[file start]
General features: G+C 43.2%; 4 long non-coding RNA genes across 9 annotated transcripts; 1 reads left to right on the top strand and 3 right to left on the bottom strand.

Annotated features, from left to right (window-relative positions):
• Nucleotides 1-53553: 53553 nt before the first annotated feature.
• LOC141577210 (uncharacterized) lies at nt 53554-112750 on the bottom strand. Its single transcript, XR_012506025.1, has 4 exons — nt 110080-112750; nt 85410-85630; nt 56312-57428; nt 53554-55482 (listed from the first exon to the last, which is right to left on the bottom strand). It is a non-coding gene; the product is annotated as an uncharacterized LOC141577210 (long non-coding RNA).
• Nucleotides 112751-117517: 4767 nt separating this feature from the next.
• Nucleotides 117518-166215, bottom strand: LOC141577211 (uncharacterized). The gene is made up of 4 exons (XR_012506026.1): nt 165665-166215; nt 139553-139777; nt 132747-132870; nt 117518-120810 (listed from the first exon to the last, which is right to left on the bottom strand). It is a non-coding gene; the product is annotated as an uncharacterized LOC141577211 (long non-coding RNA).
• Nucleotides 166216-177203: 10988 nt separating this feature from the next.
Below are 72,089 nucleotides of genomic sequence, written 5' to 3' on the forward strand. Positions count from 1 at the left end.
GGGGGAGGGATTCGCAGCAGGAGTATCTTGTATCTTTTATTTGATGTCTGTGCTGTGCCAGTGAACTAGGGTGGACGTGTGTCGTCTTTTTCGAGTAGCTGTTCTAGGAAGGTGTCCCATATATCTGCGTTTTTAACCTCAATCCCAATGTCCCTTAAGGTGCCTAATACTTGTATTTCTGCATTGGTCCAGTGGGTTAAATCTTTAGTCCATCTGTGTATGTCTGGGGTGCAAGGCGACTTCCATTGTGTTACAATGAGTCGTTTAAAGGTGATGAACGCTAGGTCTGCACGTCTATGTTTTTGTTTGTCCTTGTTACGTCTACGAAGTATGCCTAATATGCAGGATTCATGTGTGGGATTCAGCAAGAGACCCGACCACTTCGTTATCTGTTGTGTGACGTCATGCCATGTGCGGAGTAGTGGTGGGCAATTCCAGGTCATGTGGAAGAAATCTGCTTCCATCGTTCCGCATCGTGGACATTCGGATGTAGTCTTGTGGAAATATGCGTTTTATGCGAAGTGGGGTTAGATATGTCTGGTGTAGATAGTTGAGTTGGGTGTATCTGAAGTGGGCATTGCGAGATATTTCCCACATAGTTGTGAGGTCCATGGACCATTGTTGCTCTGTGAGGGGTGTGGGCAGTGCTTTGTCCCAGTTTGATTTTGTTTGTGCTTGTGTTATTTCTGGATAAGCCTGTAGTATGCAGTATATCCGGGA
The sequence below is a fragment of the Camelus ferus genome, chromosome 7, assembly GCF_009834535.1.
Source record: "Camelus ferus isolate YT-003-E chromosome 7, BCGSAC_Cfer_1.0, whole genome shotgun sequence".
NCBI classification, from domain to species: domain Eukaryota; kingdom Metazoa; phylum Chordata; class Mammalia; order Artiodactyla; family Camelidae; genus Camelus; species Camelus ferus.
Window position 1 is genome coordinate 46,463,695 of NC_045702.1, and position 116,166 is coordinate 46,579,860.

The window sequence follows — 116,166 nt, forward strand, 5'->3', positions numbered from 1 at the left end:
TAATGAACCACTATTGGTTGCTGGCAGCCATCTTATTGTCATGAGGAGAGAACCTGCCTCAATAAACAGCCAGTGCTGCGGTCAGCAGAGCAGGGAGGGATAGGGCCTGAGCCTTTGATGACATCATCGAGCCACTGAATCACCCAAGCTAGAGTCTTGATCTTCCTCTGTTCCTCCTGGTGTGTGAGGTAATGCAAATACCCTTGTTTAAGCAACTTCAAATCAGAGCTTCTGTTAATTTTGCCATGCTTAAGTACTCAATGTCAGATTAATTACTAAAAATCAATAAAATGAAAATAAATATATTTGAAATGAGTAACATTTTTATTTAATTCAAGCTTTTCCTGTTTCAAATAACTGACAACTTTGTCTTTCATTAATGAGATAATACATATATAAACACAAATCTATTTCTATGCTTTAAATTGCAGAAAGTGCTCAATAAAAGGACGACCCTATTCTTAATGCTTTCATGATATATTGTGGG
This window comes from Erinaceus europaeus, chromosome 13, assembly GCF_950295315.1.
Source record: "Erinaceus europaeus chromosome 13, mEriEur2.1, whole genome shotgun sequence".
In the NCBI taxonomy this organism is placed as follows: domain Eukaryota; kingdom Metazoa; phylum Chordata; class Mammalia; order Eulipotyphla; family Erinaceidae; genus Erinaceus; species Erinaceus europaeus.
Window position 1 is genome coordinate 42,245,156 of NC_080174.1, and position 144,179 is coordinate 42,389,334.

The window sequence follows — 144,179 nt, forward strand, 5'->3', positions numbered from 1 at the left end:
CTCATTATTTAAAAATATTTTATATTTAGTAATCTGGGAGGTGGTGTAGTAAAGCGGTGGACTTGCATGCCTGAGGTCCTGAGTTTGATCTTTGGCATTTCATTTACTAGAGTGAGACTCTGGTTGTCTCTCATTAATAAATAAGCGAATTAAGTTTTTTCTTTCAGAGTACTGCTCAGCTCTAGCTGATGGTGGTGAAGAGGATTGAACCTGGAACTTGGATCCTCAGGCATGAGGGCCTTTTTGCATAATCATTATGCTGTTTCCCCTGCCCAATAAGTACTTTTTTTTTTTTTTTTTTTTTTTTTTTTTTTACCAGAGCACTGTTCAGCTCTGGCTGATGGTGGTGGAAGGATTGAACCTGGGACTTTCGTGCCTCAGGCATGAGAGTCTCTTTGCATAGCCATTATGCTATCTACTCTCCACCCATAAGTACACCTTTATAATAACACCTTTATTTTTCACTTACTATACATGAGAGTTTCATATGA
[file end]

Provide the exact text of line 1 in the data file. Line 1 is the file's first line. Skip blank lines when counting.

General features: G+C 43.2%; 4 long non-coding RNA genes across 9 annotated transcripts; 1 reads left to right on the top strand and 3 right to left on the bottom strand.